By no means do I place Warren Throckmorton on the same category as Solomon Male. But they are, as far as I can recall, the only two prominent Christian leaders who have spoken out recently against the bill. There are miles of room along the spectrum between the two men that any number of other pastors can chose from to speak out, and frankly, I don’t much care right today where they wish to place themselves along that spectrum. Just speak out. That’s all you have to do.
In this original BTB Investigation, we unveil the tragic story of Kirk Murphy, a four-year-old boy who was treated for “cross-gender disturbance” in 1970 by a young grad student by the name of George Rekers. This story is a stark reminder that there are severe and damaging consequences when therapists try to ensure that boys will be boys.
When we first reported on three American anti-gay activists traveling to Kampala for a three-day conference, we had no idea that it would be the first report of a long string of events leading to a proposal to institute the death penalty for LGBT people. But that is exactly what happened. In this report, we review our collection of more than 500 posts to tell the story of one nation’s embrace of hatred toward gay people. This report will be updated continuously as events continue to unfold. Check here for the latest updates.
In 2005, the Southern Poverty Law Center wrote that “[Paul] Cameron’s ‘science’ echoes Nazi Germany.” What the SPLC didn”t know was Cameron doesn’t just “echo” Nazi Germany. He quoted extensively from one of the Final Solution’s architects. This puts his fascination with quarantines, mandatory tattoos, and extermination being a “plausible idea” in a whole new and deeply disturbing light.
On February 10, I attended an all-day “Love Won Out” ex-gay conference in Phoenix, put on by Focus on the Family and Exodus International. In this series of reports, I talk about what I learned there: the people who go to these conferences, the things that they hear, and what this all means for them, their families and for the rest of us.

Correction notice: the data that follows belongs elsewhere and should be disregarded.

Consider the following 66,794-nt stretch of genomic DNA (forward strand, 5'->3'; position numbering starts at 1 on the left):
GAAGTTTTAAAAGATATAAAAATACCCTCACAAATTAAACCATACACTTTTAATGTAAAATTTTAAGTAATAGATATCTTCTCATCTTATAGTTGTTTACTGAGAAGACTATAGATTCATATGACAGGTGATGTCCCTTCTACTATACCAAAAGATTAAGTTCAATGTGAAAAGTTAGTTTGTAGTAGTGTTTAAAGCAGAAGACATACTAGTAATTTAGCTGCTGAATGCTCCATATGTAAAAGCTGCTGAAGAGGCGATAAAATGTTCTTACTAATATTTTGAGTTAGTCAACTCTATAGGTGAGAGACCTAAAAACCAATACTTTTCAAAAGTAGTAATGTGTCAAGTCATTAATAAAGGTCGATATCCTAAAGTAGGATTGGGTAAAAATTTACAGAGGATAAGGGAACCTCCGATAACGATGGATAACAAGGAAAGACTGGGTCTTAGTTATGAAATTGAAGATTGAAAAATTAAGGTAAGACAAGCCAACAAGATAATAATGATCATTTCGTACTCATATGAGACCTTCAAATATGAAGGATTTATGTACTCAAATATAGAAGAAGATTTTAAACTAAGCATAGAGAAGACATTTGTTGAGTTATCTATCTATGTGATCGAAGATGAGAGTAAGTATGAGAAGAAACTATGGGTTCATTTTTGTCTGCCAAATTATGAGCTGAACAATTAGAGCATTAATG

Prologue: Why I Went To “Love Won Out”
Part 1: What’s Love Got To Do With It?
Part 2: Parents Struggle With “No Exceptions”
Part 3: A Whole New Dialect
Part 4: It Depends On How The Meaning of the Word "Change" Changes
Part 5: A Candid Explanation For "Change"
Using the same research methods employed by most anti-gay political pressure groups, we examine the statistics and the case studies that dispel many of the myths about heterosexuality. Download your copy today!
And don‘t miss our companion report, How To Write An Anti-Gay Tract In Fifteen Easy Steps.
Anti-gay activists often charge that gay men and women pose a threat to children. In this report, we explore the supposed connection between homosexuality and child sexual abuse, the conclusions reached by the most knowledgeable professionals in the field, and how anti-gay activists continue to ignore their findings. This has tremendous consequences, not just for gay men and women, but more importantly for the safety of all our children.
Anti-gay activists often cite the “Dutch Study” to claim that gay unions last only about 1½ years and that the these men have an average of eight additional partners per year outside of their steady relationship. In this report, we will take you step by step into the study to see whether the claims are true.
Tony Perkins’ Family Research Council submitted an Amicus Brief to the Maryland Court of Appeals as that court prepared to consider the issue of gay marriage. We examine just one small section of that brief to reveal the junk science and fraudulent claims of the Family “Research” Council.
The FBI’s annual Hate Crime Statistics aren’t as complete as they ought to be, and their report for 2004 was no exception. In fact, their most recent report has quite a few glaring holes. Holes big enough for Daniel Fetty to fall through.